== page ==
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This post is part of a series in which we break down buzzy skincare ingredients. Check out the rest of the posts in this series:
- How do retinol creams work, anyway?
- How does Vitamin C work, anyway?
- How does Vitamin E work, anyway?
From your smoothie menu to your favorite face mask, collagen is #1 on our list of 2018’s buzziest skincare ingredients.
For skin, this ingredient promises plumper, fuller texture and fewer wrinkles. Its whole-body benefits are touted too, with promises of healthier joints and happier digestion.
But can collagen really do all that?
In this post, we’ll explore collagen’s role in our body, discuss which forms of collagen are (and aren’t) helpful for skin, and list some of our favorite collagen-packed products.
So what is it?
Collagen refers to a family proteins that provide structural support in our body.
So far, researchers have identified 28 types of collagen. Together, they form connective tissues like ligaments, tendons, cartilage, blood vessels, and skin. Collagen is the main component in our extracellular matrix, the network that supports our cells.
With so many responsibilities, its unsurprising that collagen is actually the most abundant protein in the body. The most common types of collagen are Type I and Type III.
Collagen is a major player in skin health, too. It helps skin heal and repair and maintain a strong barrier. Plus, the more collagen we have, the less wrinkled our skin looks.
We lose about 1% of our collagen every year, so it’s no wonder that collagen-packed products are appealing for skincare junkies.
And how does it actually work?
Let’s start with the bad news: topical collagen just doesn’t work.
See, to positively impact the amount of collagen in our skin, our body has to build and deposit collagen fibers from the inside out.
Collagen itself is too large a molecule to permeate our skin, making slapping it on from the outside in kind of a waste of time. Sure, those collagen-infused masks might give you a momentary glow (probably thanks to other helpful ingredients like hyaluronic acid and Vitamin C), but they won’t actually change levels of collagen in your skin.
That doesn’t mean that there’s no topical solution to increase collagen. Two ingredients we’ve discussed before, retinoids and Vitamin C, are great at prompting skin to create its own collagen. Check out “How do retinol creams work, anyway?” and “How does Vitamin C work, anyway?” for our recommendations.
And, happily, supplementing with collagen internally is also a great way fuel your collagen stores.
Typically, collagen supplements aren’t vegan and are either derived from cows or fish (marine collagen). This type of collagen comes from cooking bones and joints for a long time, and has a long history of improving joint health.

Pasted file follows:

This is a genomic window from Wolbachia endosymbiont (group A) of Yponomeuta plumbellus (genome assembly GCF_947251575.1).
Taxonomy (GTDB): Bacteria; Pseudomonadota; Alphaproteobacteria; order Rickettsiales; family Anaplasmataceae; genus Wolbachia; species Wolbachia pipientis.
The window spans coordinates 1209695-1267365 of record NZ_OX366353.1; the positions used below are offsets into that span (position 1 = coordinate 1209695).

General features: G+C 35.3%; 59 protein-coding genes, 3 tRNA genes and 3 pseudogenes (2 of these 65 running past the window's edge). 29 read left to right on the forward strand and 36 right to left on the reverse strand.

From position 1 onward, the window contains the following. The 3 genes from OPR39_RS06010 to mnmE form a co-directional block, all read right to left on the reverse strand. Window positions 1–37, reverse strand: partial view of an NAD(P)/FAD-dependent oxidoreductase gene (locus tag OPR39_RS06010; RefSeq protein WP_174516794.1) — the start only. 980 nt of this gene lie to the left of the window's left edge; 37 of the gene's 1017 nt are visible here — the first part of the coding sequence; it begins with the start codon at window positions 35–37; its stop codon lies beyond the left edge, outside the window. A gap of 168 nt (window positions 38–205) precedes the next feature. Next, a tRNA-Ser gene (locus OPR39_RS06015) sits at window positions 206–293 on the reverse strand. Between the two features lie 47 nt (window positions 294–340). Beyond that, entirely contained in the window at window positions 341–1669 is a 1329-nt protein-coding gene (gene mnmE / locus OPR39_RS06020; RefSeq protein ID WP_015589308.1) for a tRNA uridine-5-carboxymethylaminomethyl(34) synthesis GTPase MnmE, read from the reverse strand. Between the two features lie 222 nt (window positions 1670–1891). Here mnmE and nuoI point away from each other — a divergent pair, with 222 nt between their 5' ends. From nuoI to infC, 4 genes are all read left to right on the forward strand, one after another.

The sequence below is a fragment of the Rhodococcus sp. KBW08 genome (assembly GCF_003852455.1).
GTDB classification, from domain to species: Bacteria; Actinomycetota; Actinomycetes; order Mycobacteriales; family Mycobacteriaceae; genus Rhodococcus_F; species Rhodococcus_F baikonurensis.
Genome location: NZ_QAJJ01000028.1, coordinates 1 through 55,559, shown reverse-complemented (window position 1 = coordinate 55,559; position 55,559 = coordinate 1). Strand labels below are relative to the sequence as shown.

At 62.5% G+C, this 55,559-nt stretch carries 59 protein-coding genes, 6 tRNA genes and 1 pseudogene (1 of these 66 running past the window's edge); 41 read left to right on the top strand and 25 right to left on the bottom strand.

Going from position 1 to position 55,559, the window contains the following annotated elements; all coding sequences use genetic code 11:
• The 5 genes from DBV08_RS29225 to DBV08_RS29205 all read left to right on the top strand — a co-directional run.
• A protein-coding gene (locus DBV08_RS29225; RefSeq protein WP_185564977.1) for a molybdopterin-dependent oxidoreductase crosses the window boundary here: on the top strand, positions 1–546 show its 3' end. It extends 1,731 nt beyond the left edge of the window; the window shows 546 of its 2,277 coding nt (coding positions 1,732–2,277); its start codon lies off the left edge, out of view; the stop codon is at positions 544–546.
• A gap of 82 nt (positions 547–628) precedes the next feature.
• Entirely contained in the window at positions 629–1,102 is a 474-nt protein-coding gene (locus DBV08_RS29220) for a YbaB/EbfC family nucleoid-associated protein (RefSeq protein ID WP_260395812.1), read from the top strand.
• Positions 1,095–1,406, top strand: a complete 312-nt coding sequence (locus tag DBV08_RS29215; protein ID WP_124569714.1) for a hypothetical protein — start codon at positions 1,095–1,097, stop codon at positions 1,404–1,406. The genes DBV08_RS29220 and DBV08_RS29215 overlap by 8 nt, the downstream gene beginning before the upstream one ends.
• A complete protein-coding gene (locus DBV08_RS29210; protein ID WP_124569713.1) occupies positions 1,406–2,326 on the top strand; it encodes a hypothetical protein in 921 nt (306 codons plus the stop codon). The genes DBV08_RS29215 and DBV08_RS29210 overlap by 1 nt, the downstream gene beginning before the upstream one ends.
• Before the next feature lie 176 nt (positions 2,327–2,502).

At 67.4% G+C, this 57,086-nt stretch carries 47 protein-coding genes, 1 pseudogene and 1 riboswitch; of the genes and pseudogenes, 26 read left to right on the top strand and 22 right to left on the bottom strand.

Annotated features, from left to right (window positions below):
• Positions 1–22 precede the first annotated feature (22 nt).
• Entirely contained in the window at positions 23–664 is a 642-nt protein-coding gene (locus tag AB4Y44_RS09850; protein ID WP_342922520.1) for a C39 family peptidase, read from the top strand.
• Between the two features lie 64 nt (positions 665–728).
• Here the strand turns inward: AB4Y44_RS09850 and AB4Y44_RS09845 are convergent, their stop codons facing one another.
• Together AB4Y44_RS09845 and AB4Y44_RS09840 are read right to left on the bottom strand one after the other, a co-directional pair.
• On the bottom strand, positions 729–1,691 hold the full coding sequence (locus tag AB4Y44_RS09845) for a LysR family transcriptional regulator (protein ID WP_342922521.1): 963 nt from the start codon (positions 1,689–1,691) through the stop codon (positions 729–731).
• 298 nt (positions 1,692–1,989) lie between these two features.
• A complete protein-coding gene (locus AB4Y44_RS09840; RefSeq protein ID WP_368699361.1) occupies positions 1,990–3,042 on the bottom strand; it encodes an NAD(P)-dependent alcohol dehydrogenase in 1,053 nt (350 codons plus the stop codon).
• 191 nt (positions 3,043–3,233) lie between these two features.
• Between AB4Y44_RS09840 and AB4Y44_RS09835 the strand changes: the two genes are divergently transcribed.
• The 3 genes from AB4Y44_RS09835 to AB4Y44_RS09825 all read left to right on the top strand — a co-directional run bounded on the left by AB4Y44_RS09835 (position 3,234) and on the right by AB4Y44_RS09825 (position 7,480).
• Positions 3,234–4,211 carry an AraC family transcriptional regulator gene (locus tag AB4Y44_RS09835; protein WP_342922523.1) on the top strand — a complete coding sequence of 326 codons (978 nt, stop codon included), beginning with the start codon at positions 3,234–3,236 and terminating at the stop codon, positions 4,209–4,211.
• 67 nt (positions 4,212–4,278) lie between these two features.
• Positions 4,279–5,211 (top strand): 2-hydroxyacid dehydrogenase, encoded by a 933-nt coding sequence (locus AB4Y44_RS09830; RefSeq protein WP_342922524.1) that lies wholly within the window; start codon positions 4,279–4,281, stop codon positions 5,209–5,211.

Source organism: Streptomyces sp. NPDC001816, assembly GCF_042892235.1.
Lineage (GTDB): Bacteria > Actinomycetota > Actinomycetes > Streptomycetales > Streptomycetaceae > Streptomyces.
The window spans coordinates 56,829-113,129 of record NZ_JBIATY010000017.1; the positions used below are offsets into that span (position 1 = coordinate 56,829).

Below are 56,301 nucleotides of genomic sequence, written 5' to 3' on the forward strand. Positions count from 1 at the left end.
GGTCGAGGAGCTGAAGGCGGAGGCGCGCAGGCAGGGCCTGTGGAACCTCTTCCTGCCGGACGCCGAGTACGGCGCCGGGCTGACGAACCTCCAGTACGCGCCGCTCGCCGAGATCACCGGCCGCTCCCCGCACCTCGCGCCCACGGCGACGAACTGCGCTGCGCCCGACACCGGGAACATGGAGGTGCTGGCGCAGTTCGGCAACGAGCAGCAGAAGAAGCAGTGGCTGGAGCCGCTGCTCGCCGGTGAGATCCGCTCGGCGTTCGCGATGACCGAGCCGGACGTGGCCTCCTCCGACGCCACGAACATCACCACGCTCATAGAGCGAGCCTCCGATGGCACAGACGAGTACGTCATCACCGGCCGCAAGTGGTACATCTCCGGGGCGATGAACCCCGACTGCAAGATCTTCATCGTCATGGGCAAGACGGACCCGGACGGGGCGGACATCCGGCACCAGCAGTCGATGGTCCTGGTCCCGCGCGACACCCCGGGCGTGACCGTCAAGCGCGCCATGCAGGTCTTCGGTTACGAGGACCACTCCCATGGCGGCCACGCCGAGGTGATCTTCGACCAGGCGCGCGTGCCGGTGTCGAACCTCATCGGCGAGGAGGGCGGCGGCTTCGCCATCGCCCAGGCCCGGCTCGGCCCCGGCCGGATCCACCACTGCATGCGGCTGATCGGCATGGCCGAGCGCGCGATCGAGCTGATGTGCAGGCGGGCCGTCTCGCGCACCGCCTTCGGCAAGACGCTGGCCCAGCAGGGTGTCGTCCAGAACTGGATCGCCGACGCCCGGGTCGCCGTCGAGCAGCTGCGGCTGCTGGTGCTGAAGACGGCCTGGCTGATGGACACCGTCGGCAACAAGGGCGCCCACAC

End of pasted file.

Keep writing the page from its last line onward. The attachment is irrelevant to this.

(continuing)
There’s also an emerging body of evidence to show that it improves skin health, too. Studies show it helps skin moisture, texture, and smoothness, as well as decreasing wrinkles, and improves elasticity, too.
For most of us, collagen is most easily consumed as collagen peptides in a powder or pill. Peptides are simply the building blocks of collagen protein. When we consume them, we give our body more of these building blocks, which equals more collagen production. They stimulate collagen production by binding skin cells, as well.
Collagen peptide powders mix easily into liquids and make a great addition to smoothies. Our favorite smoothie company, Smoothie Box, makes it simple to slip collagen into your daily routine by delivering ingredients right to your door.
So which one should I try?
Since we know topical collagen isn’t effective, let’s focus on oral alternatives. If you’re dedicated to topical formulations or don’t eat animal foods, never fear—just remember that Vitamin C and retinoids also stimulate collagen formation.
For go-anywhere, try-in-anything collagen, Vital Proteins. You can thank Vital Proteins for bringing collagen peptides to the masses. We especially like their marine collagen packets, as some evidence suggests marine collagen may be cleaner and more effective than alternatives.
For a well-studied formulation, try Sparkle. Their orange-flavored collagen peptide supplement uses Verisol, a collagen formulation with skin-boosting benefits particularly well-backed by research, and also includes Vitamin C and Hyaluronic Acid.
Whole Foods sells as similar Collagen + C supplement in pill form.
For a luxury alternative, try La Sirene Marine Beauty Collagen. It relies on the marine collagen we love, derived from the scales of wild Japanese fish, and comes in a convenient stick pack.
And don’t forget to fill out your anti-aging routine with Sundaily gummies! They perfectly complement that collagen supplement with the active ingredient Polypodium leucotomos, a free-radical-fighting powerhouse. Start your subscription today!